Experimental Change from Paper-Based Interviewing to Computer-Assisted Interviewing in the Hilda Survey

32 Pages Posted: 8 Mar 2012

See all articles by Nicole Watson

Nicole Watson

University of Melbourne - Melbourne Institute: Applied Economic & Social Research

R Wilkins

affiliation not provided to SSRN

Date Written: February 2012

Abstract

Most large-scale ongoing face-to-face surveys which began using pen and paper interviewing (PAPI) face an eventual shift to computer-assisted personal interviewing (CAPI). In preparation for such a shift in the Household, Income and Labour Dynamics in Australia (HILDA) Survey, a trial of the CAPI collection mode was undertaken in the 2007 test sample. This involved a split-sample test of 764 households, where interviewers rather than households were randomly assigned to the PAPI or CAPI mode. This paper reports on the findings of this split sample test, both in terms of the fieldwork operations and the quality of the data collected. Apart from some concerns about the length of the interview, few differences were identified in the data collected by the two modes. Where CAPI differed from PAPI, it was generally in the direction thought to enhance data quality rather than reduce it.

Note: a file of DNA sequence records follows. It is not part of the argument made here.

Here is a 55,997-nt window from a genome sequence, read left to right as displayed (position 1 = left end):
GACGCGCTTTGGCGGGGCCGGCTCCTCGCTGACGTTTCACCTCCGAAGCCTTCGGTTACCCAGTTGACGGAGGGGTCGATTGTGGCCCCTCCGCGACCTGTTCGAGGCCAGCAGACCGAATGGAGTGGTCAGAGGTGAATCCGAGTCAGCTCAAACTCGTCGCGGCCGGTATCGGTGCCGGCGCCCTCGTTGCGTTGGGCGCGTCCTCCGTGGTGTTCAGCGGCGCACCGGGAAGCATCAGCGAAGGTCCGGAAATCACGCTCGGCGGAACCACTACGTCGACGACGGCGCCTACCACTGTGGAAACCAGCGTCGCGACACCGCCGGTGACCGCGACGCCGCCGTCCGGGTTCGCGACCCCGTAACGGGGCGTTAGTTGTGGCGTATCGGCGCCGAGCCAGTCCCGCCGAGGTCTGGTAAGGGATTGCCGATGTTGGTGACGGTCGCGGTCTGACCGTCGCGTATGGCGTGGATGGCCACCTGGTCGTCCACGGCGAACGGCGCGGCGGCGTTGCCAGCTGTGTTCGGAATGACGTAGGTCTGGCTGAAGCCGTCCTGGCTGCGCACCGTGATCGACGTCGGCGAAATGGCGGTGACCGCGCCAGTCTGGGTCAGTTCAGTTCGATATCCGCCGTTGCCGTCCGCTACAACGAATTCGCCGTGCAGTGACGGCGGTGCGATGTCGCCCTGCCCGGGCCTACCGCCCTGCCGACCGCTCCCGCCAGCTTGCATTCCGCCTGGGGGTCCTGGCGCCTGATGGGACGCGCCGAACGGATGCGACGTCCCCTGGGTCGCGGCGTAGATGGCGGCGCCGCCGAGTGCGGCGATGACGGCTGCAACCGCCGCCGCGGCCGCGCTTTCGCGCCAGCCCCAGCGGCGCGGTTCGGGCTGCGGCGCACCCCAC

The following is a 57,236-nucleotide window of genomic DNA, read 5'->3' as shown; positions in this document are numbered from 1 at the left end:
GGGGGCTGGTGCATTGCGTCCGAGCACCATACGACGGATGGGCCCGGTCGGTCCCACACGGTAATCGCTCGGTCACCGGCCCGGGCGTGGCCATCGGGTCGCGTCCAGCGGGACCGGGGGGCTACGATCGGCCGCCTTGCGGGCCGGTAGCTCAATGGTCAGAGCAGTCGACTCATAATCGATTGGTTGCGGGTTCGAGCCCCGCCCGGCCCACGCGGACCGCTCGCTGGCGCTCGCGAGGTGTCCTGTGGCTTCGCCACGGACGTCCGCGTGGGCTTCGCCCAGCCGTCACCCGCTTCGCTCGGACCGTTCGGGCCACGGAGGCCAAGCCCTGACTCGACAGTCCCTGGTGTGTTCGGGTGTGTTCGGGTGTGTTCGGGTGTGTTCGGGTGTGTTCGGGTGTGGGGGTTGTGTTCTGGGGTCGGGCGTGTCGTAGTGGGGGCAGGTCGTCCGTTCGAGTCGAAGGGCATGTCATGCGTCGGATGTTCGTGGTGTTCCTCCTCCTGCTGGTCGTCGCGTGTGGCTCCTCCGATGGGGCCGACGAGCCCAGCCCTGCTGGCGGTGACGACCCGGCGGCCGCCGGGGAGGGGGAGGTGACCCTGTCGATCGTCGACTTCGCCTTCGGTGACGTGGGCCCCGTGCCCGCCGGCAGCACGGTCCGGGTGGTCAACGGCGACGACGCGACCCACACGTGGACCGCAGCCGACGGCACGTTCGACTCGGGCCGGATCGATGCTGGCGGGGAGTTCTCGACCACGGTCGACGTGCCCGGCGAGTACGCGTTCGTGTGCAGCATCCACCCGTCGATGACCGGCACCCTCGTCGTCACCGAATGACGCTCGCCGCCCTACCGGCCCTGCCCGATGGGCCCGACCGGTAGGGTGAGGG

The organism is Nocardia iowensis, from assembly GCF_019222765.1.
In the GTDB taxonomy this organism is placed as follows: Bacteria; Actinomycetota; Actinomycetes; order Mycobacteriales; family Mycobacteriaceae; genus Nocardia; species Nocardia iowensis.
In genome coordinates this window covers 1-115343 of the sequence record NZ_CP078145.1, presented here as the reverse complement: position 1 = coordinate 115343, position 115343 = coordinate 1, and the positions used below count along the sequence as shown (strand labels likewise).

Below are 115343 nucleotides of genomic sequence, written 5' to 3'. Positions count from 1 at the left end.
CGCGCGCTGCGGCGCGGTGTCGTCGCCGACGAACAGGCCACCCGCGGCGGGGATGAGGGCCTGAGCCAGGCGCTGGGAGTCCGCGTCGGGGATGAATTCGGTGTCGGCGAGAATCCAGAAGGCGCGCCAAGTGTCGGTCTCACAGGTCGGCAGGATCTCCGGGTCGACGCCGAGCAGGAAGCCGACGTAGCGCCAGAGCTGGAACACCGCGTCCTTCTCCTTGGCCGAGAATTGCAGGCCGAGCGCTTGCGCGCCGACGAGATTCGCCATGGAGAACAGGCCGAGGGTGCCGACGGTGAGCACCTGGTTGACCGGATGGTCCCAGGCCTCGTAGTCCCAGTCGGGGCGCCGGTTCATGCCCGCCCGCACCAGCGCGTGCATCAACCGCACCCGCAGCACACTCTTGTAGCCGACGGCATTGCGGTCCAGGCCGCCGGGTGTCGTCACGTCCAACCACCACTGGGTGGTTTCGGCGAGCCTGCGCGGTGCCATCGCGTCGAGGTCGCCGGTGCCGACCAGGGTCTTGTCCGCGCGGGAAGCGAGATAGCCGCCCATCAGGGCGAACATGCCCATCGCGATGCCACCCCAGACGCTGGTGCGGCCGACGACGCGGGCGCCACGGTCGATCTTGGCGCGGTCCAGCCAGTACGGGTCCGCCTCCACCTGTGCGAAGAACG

Keywords: Computer-assisted methods, mode evaluation, random split-sample, data quality

Suggested Citation

Watson, Nicole and Wilkins, Roger, Experimental Change from Paper-Based Interviewing to Computer-Assisted Interviewing in the Hilda Survey (February 2012). Melbourne Institute Working Paper No. 6/12, Available at SSRN: https://ssrn.com/abstract=2018624 or http://dx.doi.org/10.2139/ssrn.2018624

Nicole Watson (Contact Author)

University of Melbourne - Melbourne Institute: Applied Economic & Social Research ( email )

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Roger Wilkins

affiliation not provided to SSRN

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